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The Role Publishing Plays in the Commodification of Black Pain


The Role Publishing Plays in the Commodification of Black Pain

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The Role Publishing Plays in the Commodification of Black Pain


Published on June 17, 2020

The Role Publishing Plays in the Commodification Black Pain

For more than two weeks now, the United States, and much of the world, has seen daily protests and demonstrations following yet another slew of murders of unarmed Black people. George Floyd, Breonna Taylor, Tony McDade, Ahmaud Arbery, and so many others, too many others, have had their lives snuffed out by the ever-present pandemic of racial and police violence. As usual, a plethora of hashtags arose from the social media seas. Among them was #AmplifyBlackVoices, meant to highlight works by Black authors and writers.

This led to a boom in follows, subscriptions, book sales, likes, and retweets across the board. Hundreds, if not thousands of people showed up to support Black authors. At least, they showed up long enough to make a few clicks. I, like my colleagues, am grateful for the boost in visibility and sales. I’m delighted by the prospect of gaining and engaging new readers, but this moment is bittersweet. I can’t truly savor what’s happening in any real capacity, because I’m plagued by a particular question:

Where was this support before?

Before the murders. Before the cruelties captured on video. Before the TL lit up like a Roman candle of anti-Black abuse and trauma.

The joy of receiving enthusiastic messages about how great my books sound, and how happy people are to find them, is tempered by the fact that Black people had to suffer for any of this to happen. And there are so many messages, though one in particular rises to the surface. Probably because it’s the one I receive the most. “Why didn’t I hear/know about the Nightmare Verse before!?”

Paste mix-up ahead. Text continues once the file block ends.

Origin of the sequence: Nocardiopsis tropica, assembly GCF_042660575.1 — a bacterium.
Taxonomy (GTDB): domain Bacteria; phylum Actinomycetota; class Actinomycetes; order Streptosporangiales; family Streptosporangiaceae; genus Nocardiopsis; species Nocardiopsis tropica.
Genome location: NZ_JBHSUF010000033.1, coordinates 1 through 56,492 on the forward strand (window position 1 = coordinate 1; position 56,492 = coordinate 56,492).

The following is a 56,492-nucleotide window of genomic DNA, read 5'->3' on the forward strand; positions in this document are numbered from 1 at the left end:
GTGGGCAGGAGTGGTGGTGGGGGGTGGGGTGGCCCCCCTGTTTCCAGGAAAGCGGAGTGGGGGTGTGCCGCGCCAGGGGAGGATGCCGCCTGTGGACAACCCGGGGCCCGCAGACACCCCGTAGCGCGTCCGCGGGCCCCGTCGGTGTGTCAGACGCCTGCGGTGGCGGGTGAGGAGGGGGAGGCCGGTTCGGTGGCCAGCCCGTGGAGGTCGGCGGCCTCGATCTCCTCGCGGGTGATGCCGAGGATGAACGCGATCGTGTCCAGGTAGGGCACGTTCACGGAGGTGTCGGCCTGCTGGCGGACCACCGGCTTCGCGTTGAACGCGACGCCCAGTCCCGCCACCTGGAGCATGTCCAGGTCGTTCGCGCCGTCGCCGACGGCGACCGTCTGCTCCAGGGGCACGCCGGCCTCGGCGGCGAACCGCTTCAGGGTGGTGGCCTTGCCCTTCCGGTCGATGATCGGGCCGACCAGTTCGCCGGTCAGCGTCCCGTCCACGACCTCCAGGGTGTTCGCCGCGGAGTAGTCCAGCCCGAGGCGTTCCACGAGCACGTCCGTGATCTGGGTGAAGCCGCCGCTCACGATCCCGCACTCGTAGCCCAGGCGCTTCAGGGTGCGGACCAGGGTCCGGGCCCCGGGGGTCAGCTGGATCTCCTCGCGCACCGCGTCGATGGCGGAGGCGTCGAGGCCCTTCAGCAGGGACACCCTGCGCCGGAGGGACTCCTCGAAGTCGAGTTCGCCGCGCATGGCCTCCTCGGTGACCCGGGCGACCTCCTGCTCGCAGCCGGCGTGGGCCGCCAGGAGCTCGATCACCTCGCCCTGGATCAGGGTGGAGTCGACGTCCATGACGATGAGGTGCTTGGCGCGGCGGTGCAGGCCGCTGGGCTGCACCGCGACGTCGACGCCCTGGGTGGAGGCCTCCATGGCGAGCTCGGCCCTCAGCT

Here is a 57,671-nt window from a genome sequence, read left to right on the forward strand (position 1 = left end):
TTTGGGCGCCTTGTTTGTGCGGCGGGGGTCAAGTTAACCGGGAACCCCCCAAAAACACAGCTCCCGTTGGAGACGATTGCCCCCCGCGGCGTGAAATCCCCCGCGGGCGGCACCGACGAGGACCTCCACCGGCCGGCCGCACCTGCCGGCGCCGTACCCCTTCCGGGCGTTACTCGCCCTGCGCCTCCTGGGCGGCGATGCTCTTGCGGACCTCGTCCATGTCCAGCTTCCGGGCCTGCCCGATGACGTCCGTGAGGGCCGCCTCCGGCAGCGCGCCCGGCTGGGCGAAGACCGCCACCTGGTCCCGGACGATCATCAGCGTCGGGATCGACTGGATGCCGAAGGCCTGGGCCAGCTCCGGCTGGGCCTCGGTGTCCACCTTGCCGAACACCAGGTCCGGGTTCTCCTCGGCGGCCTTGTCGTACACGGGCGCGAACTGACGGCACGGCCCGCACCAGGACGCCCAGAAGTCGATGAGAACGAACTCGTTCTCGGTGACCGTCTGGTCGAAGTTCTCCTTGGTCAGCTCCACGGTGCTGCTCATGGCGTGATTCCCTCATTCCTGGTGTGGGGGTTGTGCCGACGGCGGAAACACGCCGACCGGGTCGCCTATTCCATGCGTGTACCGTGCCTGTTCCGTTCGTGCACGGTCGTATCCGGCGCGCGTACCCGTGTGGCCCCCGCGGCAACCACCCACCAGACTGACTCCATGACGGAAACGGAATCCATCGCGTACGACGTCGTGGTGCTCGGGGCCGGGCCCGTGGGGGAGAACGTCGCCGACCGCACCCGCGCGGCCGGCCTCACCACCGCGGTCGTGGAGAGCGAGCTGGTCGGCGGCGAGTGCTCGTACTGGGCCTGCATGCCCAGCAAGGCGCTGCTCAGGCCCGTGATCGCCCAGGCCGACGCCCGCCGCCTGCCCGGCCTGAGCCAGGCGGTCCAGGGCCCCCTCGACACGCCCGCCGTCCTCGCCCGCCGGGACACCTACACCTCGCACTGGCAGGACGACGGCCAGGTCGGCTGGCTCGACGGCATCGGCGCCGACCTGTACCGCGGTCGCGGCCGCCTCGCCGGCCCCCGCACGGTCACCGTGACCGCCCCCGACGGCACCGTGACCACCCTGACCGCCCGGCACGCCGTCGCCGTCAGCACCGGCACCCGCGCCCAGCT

A few potential answers come to mind, but if I’m going to be honest—and now seems to be the time—it all boils down to this: My Black books aren’t the “right” Black books.

Remember the conversations around the Oscars and Emmys, and the roles Black actors receive awards for? Gang bangers. Drug dealers. Crack heads. Maids. Parts steeped in stereotypes about the struggle, ready-made for non-Black consumption. Accolades are heaped upon films like The Help and The Green Book, while other Black movies are painted as underperformers due to a lack of support. Just like movies and television, publishing has a way of rewarding a particular type of Black story, and—for lack of a better term—punishing the rest.

So, back to the previous line of questioning; why didn’t you hear about The Nightmare-Verse, or many other stories by Black authors? Because our books don’t center on Black pain. In the industry, stories about police brutality, the struggle, poverty, etc. have been dubbed “issue” books, and it’s a not-so-secret secret that if your book doesn’t fall into this category, it won’t get any real push or marketing. These are the “right” Black books I referenced earlier. Nearly all other Black books are treated as less important. They’re denied the time and resources needed to make them successful. They’re ignored by the industry, by librarians, by awards committees, by schools, and yes, even by certain readers. Unless, of course, there’s a protest going on. Then everyone wants those ally cookies, nom nom.

Let me take a brief moment to say, I’m not mad at a single Black author who has written these incredibly important stories. Issue books provide much needed insight into what Black people, black kids and teens, are dealing with. These stories need to be told, and Black authors are the ones who should be telling them. These stories deserve every ounce of recognition they receive.

But this laser-like focus on the “right” books sends a clear message to Black authors, Black readers, and Black people as a whole: your stories aren’t worth much if you don’t bleed on the page for us. Not only does this take Black narratives hostage, and pigeonhole them into being trauma porn, it exposes the intended audience for those stories to tangible harm. Harm that has been documented and discussed extensively.

Every time another Black person has their life snatched away by police brutality or racism, social media is flooded with videos and pictures of the incident. And, every time, Black people have to remind allies how such posts subject Black communities to both old trauma and new. So many cries for justice have gone unanswered. So many bodies and lost lives have been swept under the rug. Seeing these posts not only carves a fresh wound into the collective Black psyche, it opens scars. These posts take a psychological toll that very often manifests physically, and harken unto darker days when white people would make, sell, and send each other lynching postcards as a form of entertainment.